Barth, CD I/2, p. 644-646:
If a confession is to stand, everything depends on whether the temptation produced by this counter-pressure (indirectly therefore by its own pressure) is recognised and overcome as such. The temptation naturally consists in the possibility of abandoning the confession. And the basic form of this abandonment is always to deny to ourselves and others the character of the confession as a challenge, question and attack on the world around. Its proclamation is renounced. It is regarded once again only as a theory and collection of propositions. With all the loyalty we might still show it in this immanent character, with all our zeal for the integrity of the theory and statements as such, there is now linked another zeal, to spare our environment the collision on the transcendent character of the confession. And it is this second zeal which - although the confession remains "untouched" - now determines our practical attitude in word and action, in our own initiative and our response to the initiative of our environment. In this practical relationship the confessors no longer stand where they must stand if it really were their confession, that is, in the venture and responsibility of its transcendent character.
Seriously feisty stuff.
Now that they have experienced what it means for its pressure to create counter-pressure, they no longer desire publicity. But this simply means that the confessors have in fact accepted the standpoint of the enemies of the confession. Confession without the desire for publicity, confession without the practical attitude which corresponds to it, is already a confutation of the confession, however "untouched" this may be as a theory and statement, however great may still be their zeal for the maintaining of its immanent character. For what is the meaning and purpose of the hostility and conflict in relation to the confession? As a theory and statement it will not have to suffer attack, whatever may be its content and however definitely it may be maintained and affirmed. As a theory it does not exert any pressure. As a theory it is quite harmless, indeed it is comforting even to those who do not agree with it... But the confession itself has become so much paper. That it is not is the basis of all hostility to the confession, and that it should be is the purpose of the whole attack upon it. We help this attack, we participate most actively in it, when we think that we can retreat in this way. That there is no venture for the confessors means that there is a venture - on the part of the confessors - against the confession. It involves treachery against the confession - pure treachery... It is a great gain, therefore, if this... is soberly recognised for the treachery it is: not merely as surrender, but as agreement and co-operation with the enemy. It is a great gain if to justify it we no longer appeal to humility before the mysteries of God, to which no confession can do justice, or to the love with which we have to spare and carry the weak, or the necessary maintenance of the Church in its existing state, but openly and honestly - and this makes everything else superfluous - to fear of the unexpected or already present counter-pressure. This fear is in fact the temptation which is inevitably bound up with the publicity of a confession.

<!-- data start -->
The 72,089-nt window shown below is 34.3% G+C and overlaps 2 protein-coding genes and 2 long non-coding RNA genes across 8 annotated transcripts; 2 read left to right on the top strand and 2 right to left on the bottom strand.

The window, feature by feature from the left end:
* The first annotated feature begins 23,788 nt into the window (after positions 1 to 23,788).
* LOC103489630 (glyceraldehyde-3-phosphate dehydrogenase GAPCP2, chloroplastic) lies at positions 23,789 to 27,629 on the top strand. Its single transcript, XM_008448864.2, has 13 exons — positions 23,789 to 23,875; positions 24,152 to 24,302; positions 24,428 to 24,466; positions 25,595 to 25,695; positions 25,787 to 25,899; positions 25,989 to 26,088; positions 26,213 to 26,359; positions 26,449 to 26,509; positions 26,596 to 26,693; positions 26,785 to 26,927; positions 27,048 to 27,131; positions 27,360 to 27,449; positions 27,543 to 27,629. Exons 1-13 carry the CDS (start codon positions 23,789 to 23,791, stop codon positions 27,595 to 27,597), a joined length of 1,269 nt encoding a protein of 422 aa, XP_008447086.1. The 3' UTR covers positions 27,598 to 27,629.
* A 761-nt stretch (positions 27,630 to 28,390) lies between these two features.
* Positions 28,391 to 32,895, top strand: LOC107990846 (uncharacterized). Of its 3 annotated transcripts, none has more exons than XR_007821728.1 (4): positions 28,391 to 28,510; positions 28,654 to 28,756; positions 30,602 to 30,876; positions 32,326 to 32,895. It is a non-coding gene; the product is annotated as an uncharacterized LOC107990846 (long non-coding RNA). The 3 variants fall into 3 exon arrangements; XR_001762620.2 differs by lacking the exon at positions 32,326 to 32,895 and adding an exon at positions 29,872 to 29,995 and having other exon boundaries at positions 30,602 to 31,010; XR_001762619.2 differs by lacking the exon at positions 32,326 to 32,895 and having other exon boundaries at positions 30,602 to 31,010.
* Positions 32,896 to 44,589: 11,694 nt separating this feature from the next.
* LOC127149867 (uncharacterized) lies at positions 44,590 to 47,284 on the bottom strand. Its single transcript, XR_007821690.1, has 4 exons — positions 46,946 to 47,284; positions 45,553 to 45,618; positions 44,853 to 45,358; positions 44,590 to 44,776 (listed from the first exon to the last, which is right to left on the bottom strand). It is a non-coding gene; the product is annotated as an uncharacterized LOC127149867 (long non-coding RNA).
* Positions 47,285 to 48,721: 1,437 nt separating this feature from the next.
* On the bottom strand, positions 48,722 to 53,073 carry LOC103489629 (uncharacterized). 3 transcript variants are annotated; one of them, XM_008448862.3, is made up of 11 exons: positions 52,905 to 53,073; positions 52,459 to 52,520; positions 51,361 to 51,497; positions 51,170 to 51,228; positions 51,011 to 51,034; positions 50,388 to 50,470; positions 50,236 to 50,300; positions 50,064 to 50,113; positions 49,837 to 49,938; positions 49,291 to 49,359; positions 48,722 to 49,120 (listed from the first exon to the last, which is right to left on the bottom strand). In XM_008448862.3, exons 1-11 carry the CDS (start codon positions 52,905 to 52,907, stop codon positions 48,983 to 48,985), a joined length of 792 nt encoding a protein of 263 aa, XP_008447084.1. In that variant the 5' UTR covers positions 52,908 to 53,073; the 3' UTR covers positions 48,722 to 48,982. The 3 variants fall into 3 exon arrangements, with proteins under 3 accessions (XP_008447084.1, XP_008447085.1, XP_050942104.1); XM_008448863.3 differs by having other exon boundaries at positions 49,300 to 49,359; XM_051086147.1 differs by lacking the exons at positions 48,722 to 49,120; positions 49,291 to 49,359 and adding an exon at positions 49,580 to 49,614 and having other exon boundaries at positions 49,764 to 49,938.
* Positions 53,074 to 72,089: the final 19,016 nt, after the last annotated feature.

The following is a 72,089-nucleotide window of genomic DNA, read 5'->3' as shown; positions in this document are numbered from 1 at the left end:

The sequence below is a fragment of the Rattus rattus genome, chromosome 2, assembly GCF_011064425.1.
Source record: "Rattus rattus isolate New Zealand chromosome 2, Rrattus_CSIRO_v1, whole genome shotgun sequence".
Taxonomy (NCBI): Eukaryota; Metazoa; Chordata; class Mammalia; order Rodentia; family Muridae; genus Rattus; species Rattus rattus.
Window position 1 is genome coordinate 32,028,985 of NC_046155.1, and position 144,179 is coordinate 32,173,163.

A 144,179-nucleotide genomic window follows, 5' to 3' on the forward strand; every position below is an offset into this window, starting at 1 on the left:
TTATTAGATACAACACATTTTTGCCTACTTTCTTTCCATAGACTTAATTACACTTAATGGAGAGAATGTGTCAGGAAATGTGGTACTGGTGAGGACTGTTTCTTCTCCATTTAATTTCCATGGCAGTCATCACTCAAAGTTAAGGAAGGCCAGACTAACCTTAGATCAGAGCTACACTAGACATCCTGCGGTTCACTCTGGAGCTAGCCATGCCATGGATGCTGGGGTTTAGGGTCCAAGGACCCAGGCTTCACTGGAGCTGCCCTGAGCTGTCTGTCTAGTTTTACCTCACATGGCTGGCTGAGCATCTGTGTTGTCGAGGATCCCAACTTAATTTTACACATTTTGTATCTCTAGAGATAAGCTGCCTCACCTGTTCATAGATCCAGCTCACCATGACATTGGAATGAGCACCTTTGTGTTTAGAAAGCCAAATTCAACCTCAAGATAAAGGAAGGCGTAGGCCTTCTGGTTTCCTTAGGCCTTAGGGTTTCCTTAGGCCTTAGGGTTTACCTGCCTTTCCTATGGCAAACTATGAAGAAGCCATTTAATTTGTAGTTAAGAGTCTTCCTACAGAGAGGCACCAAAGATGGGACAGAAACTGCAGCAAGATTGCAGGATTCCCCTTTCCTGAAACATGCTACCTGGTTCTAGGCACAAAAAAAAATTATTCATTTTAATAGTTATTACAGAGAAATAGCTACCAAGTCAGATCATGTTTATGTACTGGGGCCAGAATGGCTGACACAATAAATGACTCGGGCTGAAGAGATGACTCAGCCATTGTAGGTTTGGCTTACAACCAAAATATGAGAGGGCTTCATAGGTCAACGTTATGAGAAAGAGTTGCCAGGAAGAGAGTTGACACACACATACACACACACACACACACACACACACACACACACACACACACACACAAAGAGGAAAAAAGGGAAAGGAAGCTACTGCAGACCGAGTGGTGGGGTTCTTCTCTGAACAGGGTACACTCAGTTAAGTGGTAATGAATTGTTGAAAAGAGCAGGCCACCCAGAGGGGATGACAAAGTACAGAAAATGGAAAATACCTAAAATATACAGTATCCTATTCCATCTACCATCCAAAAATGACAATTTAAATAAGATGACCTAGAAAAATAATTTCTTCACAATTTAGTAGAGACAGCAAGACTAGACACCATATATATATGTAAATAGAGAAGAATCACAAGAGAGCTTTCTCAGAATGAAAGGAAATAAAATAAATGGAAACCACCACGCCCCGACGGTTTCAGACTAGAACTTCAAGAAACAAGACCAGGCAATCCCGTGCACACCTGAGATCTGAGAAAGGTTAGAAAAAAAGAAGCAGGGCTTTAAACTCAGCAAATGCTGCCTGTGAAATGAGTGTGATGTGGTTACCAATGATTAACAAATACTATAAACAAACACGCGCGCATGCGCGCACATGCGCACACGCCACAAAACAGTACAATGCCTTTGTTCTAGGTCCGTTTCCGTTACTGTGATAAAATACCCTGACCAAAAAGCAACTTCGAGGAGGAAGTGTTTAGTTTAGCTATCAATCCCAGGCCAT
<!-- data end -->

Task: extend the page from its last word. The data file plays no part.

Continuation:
In essence, Barth distinguishes theological conversation from theological confession, and argues with passion that to reduce a confession to a conversation is theological treachery and results in a confutation of the confession.
I must confess I cannot agree, but would have truly enjoyed a conversation with him on the distinction. I believe that reducing a confession to a conversation might well result in a subsequent confession involving both confessor and opposer in genuine agreement, strengthened further from its original version to include the wisdom that results from honest conversation. Strengthened, not weakened, mind you. I'm not advocating for thin ecumenical gruel masquerading as true confessional substance.
The intensity he calls for in confession is clearly necessary at certain points of our faith, but it's become far too common to make that intensity the norm for all theological debate (and of course, in reaction, to reject that intensity from any theological debate). There are far too many of us declaring "Here I stand, I can do no other" on all sorts of issues that don't matter as much as we imply, or that we really don't understand, or concerning which we haven't really listened to other perspectives. And there are far too many of us staying out of all-in confessional declarations on matters that count, after the respectful and humble listening that Barth advocates.
It seems to me that eventually and at certain points a Barthian confession is absolutely necessary, but provoking hostility with outrageous words ("Farewell...") to self-justify one's position seems silly, and we've seen far too much of that lately.